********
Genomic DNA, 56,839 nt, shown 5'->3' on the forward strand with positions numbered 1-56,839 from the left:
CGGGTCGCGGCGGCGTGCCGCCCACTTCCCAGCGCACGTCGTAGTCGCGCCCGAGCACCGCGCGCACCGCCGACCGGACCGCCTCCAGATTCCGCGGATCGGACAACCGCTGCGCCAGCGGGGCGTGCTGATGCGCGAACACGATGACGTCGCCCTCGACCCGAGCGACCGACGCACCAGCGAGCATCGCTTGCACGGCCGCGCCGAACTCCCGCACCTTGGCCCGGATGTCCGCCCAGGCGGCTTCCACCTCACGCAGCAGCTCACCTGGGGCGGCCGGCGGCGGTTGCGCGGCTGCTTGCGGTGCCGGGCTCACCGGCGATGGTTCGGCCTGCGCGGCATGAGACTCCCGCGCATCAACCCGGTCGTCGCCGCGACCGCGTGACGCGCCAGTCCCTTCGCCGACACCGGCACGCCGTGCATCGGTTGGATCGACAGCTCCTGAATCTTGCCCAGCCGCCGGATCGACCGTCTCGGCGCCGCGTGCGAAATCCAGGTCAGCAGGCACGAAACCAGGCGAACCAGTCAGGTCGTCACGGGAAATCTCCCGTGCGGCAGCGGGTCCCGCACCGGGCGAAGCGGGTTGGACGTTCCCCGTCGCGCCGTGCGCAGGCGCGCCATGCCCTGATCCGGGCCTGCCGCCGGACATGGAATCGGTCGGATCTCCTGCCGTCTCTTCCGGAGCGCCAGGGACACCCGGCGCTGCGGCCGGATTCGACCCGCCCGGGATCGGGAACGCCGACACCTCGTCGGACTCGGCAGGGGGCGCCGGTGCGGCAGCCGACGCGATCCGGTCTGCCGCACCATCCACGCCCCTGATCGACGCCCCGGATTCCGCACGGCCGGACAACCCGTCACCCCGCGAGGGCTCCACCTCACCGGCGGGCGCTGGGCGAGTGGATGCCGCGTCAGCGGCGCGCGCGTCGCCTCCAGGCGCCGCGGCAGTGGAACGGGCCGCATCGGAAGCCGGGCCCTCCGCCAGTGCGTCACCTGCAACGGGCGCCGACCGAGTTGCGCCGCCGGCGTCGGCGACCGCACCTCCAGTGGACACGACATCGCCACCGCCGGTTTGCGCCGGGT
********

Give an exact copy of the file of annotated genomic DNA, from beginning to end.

Genomic DNA, 56,839 nt, shown 5'->3' on the forward strand with positions numbered 1-56,839 from the left:
CGGGTCGCGGCGGCGTGCCGCCCACTTCCCAGCGCACGTCGTAGTCGCGCCCGAGCACCGCGCGCACCGCCGACCGGACCGCCTCCAGATTCCGCGGATCGGACAACCGCTGCGCCAGCGGGGCGTGCTGATGCGCGAACACGATGACGTCGCCCTCGACCCGAGCGACCGACGCACCAGCGAGCATCGCTTGCACGGCCGCGCCGAACTCCCGCACCTTGGCCCGGATGTCCGCCCAGGCGGCTTCCACCTCACGCAGCAGCTCACCTGGGGCGGCCGGCGGCGGTTGCGCGGCTGCTTGCGGTGCCGGGCTCACCGGCGATGGTTCGGCCTGCGCGGCATGAGACTCCCGCGCATCAACCCGGTCGTCGCCGCGACCGCGTGACGCGCCAGTCCCTTCGCCGACACCGGCACGCCGTGCATCGGTTGGATCGACAGCTCCTGAATCTTGCCCAGCCGCCGGATCGACCGTCTCGGCGCCGCGTGCGAAATCCAGGTCAGCAGGCACGAAACCAGGCGAACCAGTCAGGTCGTCACGGGAAATCTCCCGTGCGGCAGCGGGTCCCGCACCGGGCGAAGCGGGTTGGACGTTCCCCGTCGCGCCGTGCGCAGGCGCGCCATGCCCTGATCCGGGCCTGCCGCCGGACATGGAATCGGTCGGATCTCCTGCCGTCTCTTCCGGAGCGCCAGGGACACCCGGCGCTGCGGCCGGATTCGACCCGCCCGGGATCGGGAACGCCGACACCTCGTCGGACTCGGCAGGGGGCGCCGGTGCGGCAGCCGACGCGATCCGGTCTGCCGCACCATCCACGCCCCTGATCGACGCCCCGGATTCCGCACGGCCGGACAACCCGTCACCCCGCGAGGGCTCCACCTCACCGGCGGGCGCTGGGCGAGTGGATGCCGCGTCAGCGGCGCGCGCGTCGCCTCCAGGCGCCGCGGCAGTGGAACGGGCCGCATCGGAAGCCGGGCCCTCCGCCAGTGCGTCACCTGCAACGGGCGCCGACCGAGTTGCGCCGCCGGCGTCGGCGACCGCACCTCCAGTGGACACGACATCGCCACCGCCGGTTTGCGCCGGGT